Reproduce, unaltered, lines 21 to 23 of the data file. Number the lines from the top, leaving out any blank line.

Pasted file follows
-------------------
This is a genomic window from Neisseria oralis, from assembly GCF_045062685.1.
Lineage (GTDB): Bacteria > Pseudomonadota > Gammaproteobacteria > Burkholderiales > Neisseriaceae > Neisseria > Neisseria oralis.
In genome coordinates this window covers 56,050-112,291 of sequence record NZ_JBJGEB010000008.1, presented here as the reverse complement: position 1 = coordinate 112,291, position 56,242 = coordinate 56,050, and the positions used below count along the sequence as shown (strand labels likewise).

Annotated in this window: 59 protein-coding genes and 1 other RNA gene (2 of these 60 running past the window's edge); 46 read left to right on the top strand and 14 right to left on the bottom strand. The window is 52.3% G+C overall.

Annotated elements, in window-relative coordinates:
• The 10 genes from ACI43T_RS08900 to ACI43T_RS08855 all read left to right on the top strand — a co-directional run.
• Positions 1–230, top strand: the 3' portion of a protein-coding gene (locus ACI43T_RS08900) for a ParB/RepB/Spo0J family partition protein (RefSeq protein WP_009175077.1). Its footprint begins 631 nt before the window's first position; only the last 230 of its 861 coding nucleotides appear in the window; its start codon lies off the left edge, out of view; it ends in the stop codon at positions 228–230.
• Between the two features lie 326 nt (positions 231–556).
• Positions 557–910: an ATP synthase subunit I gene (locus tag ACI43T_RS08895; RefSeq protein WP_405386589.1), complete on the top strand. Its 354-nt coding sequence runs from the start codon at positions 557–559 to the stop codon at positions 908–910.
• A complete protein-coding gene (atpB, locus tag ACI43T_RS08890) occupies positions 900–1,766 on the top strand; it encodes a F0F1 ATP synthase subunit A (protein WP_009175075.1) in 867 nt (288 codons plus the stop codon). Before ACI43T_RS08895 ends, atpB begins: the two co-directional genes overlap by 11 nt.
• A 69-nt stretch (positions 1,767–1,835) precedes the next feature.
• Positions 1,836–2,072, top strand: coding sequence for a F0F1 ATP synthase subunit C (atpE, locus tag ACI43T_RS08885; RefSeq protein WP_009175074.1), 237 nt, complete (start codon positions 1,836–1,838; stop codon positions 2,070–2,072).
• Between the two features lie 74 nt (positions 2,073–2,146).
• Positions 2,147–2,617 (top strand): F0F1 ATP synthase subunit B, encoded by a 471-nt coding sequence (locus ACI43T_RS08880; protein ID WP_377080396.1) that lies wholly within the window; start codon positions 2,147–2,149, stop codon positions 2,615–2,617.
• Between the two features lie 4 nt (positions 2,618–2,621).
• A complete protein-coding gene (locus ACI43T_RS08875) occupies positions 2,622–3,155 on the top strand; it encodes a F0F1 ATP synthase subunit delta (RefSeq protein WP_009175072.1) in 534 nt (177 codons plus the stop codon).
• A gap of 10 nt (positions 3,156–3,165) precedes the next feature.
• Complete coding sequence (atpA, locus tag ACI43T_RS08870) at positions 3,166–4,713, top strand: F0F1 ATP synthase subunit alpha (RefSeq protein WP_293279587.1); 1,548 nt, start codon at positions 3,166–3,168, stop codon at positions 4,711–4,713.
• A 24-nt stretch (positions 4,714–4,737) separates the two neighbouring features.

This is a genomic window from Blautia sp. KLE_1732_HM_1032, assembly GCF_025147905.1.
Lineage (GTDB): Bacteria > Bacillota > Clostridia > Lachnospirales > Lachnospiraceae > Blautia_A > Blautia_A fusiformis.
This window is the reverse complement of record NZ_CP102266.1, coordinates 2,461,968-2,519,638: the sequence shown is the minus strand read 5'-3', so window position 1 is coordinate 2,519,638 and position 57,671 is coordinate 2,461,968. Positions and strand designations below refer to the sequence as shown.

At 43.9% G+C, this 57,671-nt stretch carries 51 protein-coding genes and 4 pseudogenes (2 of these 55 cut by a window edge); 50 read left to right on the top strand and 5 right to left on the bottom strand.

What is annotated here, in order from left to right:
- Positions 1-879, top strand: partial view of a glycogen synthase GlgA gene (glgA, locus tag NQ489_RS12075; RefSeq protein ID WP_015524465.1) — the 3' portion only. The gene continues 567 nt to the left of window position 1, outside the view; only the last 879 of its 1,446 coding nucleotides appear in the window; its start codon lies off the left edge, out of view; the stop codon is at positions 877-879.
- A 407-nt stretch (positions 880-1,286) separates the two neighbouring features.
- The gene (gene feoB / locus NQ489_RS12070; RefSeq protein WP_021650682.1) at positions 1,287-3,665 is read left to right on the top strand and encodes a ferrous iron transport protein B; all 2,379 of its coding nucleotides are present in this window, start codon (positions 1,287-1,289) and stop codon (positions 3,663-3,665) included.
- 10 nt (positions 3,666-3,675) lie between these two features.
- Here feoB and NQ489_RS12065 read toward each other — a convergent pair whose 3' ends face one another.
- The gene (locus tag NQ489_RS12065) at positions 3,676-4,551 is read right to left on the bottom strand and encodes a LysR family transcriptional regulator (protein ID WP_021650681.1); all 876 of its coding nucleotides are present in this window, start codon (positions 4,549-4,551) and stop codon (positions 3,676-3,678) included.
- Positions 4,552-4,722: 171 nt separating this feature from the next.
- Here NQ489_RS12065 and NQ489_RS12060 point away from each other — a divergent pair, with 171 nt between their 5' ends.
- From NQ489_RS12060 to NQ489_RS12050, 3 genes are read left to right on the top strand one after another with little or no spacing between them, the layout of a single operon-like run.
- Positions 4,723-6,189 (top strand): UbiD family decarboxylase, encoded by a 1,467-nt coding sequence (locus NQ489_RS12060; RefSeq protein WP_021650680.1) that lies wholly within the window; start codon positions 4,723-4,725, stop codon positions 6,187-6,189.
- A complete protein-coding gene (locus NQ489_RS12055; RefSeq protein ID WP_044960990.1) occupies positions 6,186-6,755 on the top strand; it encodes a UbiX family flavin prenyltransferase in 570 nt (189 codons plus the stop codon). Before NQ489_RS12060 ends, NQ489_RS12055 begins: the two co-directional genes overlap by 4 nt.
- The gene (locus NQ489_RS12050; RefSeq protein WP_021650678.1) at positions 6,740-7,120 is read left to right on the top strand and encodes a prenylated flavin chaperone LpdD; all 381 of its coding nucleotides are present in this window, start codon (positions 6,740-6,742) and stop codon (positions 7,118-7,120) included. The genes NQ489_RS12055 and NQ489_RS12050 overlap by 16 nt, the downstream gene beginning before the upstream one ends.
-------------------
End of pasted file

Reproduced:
Lineage (GTDB): Bacteria > Bacillota > Clostridia > Lachnospirales > Lachnospiraceae > Blautia_A > Blautia_A fusiformis.
This window is the reverse complement of record NZ_CP102266.1, coordinates 2,461,968-2,519,638: the sequence shown is the minus strand read 5'-3', so window position 1 is coordinate 2,519,638 and position 57,671 is coordinate 2,461,968. Positions and strand designations below refer to the sequence as shown.

At 43.9% G+C, this 57,671-nt stretch carries 51 protein-coding genes and 4 pseudogenes (2 of these 55 cut by a window edge); 50 read left to right on the top strand and 5 right to left on the bottom strand.